Troops get R&R on water in North Carolina
JORDAN LAKE, N.C. (MCT) - Four women jumped out of an airplane 3,000 feet over Jordan Lake earlier this month. The jump - performed by members of the Golden Knights, the U.S. Army women's parachute team - kicked off the third annual Warriors on the Water military appreciation bass tournament, where local and national bass fishermen, about 175 strong, hosted military personnel for a day on the water.
A flock of cormorants did a fly-by before the jumpers landed on four different bass boats, hitting circular targets the size of dinner plates on the casting decks.
"Gentlemen, remove your headgear," was the order from the emcee, and after an invocation and the singing of the national anthem by Chief Warrant Officer 5 Charles King, the boats headed out.
For some soldiers, this mid-April day was a fun day off. For others, such as Sgt. John Wardell of Fort Bragg, it was a chance to put down a rifle, pick up a fishing rod and forget a war zone for a while.
"I spent about 40 days in a hole waiting for this," said the Atlanta native, who had arrived a few days ago from Afghanistan. "I signed up for this online. They happened to change the date of our redeployment, so I was able to make it."
Wardell was fishing with boater Albert "Bo" Taylor of Charlotte, a metal fabricator with Robby Gordon's NASCAR racing team.
Wardell said he fished in Afghanistan for something that resembled suckers, using MREs (Meal, Ready to Eat) for bait. Hunting and fishing were always a topic of conversation, even when bullets were flying.
"We would get into a firefight, and we'd be ducking in holes," Wardell said. "We'd talk about the fish we'd catch and the deer we'd shoot."
Wardell said his brother came home from Iraq the day before the tournament, but Wardell skipped his homecoming to fish.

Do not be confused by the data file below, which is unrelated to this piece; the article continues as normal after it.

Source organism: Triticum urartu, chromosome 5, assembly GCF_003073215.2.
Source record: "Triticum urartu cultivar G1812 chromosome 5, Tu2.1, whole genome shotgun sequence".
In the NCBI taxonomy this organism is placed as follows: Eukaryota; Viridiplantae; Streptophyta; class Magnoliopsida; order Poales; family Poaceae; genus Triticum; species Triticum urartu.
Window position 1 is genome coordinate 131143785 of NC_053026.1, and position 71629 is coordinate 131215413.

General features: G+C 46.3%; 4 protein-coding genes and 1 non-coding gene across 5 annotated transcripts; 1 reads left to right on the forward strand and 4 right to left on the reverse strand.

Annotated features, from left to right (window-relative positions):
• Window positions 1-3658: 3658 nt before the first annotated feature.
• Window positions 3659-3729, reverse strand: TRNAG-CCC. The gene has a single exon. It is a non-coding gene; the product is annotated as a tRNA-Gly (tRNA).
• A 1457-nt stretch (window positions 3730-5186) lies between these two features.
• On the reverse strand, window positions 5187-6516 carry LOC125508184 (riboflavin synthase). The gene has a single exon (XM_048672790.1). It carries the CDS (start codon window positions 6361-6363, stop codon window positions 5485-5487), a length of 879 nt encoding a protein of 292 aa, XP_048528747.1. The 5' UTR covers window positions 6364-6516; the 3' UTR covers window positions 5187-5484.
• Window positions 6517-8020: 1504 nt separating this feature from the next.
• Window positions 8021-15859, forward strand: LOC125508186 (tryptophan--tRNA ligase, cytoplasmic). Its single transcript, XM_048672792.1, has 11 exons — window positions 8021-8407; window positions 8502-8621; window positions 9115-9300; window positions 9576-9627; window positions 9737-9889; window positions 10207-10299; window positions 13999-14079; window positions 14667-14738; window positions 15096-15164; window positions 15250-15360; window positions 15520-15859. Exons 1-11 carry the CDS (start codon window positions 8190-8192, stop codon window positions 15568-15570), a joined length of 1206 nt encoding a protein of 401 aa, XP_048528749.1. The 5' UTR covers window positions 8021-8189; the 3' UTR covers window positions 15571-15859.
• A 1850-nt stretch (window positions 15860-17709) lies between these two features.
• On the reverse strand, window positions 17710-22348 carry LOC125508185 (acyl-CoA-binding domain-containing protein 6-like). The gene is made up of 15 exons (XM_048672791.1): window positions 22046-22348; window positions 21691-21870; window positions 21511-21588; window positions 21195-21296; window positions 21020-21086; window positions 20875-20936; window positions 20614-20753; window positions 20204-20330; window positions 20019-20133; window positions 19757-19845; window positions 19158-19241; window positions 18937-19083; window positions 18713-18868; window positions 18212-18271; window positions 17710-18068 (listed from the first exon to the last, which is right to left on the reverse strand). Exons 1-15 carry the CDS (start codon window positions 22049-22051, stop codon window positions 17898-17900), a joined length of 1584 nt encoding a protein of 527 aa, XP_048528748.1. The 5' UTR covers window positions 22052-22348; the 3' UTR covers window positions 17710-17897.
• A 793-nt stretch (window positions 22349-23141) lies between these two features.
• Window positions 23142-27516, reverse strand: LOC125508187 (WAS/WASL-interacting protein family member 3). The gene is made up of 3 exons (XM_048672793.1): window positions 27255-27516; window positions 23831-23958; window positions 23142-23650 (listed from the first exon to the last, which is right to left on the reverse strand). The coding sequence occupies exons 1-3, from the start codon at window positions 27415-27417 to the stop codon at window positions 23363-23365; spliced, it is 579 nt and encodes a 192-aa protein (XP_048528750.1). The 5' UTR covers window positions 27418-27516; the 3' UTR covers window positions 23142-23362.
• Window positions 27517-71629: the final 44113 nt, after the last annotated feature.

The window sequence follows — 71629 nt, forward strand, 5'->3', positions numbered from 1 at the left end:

The tournament was started by three Desert Storm veterans: Hal Abshire of Cameron, Bob Cunningham of Spout Springs and Greg Lahr of Fayetteville. There were 57 boats on Shearon Harris Lake the first year. The event has outgrown Harris and this year required about 60 more volunteers to host members of all four branches of service.
Abshire, a competitive bass fisherman when not working at Powers Swain Chevrolet in Fayetteville, cruised around Jordan after each group of about 60 boats started from the cove at New Hope Overlook boat access, checking on anglers, yelling encouragement and seeming to enjoy himself after a few months of spotty health.
"This is to get my senses back," he said after commenting on a day that started at 3 a.m.
He lauded the other volunteers.
"They're learning what is required to run a tournament."
Jeff Brown, an enforcement officer with the N.C. Wildlife Resources Commission, concurred. After a quick check on the water, he docked his McKee Craft patrol boat.
"This is a first-class operation," he said. "I don't have many problems with bass anglers."
The commission even kicked in, granting a one-day fishing license waiver for all military personnel fishing in the event.
Out on the water, Staff Sgt. Clinton Hall of Fort Bragg was fishing with boater Scott Collins of Raleigh.
Hall had returned in November after a stint at Camp Loyalty in Baghdad. He was impressed with the event.
"I like it," he said, casting a plastic worm to flooded brush. "It's a good idea. I didn't think it was going to be near as big as it is. I missed fishing."
Collins, a software developer, had personal reasons for participating.
"My father-in-law passed away last year at Fort Bragg," he said as he maneuvered his Ranger bass boat. "I thought this was a good way of giving something back."
Staff Sgt. Dimitri Maye of Fort Bragg watched the weigh-in. He had spent the day with Greg Vick of Courtland, Va. The tournament was his first time in a bass boat and probably his last time fishing before shipping out to Kuwait in June.
"It's very nice of the civilians," he said. "I haven't seen this much support before. I'll be looking forward to this event when I get back."
© 2008, The News & Observer (Raleigh, N.C.).
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